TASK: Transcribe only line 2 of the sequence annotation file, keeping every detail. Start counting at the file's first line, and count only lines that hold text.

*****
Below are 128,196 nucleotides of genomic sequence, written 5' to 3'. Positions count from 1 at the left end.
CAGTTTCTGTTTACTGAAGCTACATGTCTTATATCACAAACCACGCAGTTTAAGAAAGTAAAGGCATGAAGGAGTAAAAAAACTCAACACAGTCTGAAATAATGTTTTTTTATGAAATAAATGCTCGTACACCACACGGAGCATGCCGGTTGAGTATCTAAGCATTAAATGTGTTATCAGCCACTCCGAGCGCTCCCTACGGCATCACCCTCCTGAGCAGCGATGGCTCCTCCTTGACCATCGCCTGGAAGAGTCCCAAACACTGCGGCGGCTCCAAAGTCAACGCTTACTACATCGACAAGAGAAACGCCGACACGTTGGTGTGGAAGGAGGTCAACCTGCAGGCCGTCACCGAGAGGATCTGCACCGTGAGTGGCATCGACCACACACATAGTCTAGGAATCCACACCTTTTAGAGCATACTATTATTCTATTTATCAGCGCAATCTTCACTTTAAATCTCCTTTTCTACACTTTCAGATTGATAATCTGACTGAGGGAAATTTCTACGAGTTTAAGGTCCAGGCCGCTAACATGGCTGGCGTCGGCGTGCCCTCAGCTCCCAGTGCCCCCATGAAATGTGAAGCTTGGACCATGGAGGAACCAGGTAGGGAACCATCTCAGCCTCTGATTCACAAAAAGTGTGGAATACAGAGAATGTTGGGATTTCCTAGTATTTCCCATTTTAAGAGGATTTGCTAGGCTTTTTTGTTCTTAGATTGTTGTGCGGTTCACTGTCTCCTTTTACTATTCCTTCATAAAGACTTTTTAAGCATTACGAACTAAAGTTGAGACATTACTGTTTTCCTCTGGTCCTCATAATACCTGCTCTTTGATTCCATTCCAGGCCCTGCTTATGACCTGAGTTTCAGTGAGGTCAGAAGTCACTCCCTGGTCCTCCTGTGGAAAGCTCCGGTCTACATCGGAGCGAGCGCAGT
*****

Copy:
CAGTTTCTGTTTACTGAAGCTACATGTCTTATATCACAAACCACGCAGTTTAAGAAAGTAAAGGCATGAAGGAGTAAAAAAACTCAACACAGTCTGAAATAATGTTTTTTTATGAAATAAATGCTCGTACACCACACGGAGCATGCCGGTTGAGTATCTAAGCATTAAATGTGTTATCAGCCACTCCGAGCGCTCCCTACGGCATCACCCTCCTGAGCAGCGATGGCTCCTCCTTGACCATCGCCTGGAAGAGTCCCAAACACTGCGGCGGCTCCAAAGTCAACGCTTACTACATCGACAAGAGAAACGCCGACACGTTGGTGTGGAAGGAGGTCAACCTGCAGGCCGTCACCGAGAGGATCTGCACCGTGAGTGGCATCGACCACACACATAGTCTAGGAATCCACACCTTTTAGAGCATACTATTATTCTATTTATCAGCGCAATCTTCACTTTAAATCTCCTTTTCTACACTTTCAGATTGATAATCTGACTGAGGGAAATTTCTACGAGTTTAAGGTCCAGGCCGCTAACATGGCTGGCGTCGGCGTGCCCTCAGCTCCCAGTGCCCCCATGAAATGTGAAGCTTGGACCATGGAGGAACCAGGTAGGGAACCATCTCAGCCTCTGATTCACAAAAAGTGTGGAATACAGAGAATGTTGGGATTTCCTAGTATTTCCCATTTTAAGAGGATTTGCTAGGCTTTTTTGTTCTTAGATTGTTGTGCGGTTCACTGTCTCCTTTTACTATTCCTTCATAAAGACTTTTTAAGCATTACGAACTAAAGTTGAGACATTACTGTTTTCCTCTGGTCCTCATAATACCTGCTCTTTGATTCCATTCCAGGCCCTGCTTATGACCTGAGTTTCAGTGAGGTCAGAAGTCACTCCCTGGTCCTCCTGTGGAAAGCTCCGGTCTACATCGGAGCGAGCGCAGT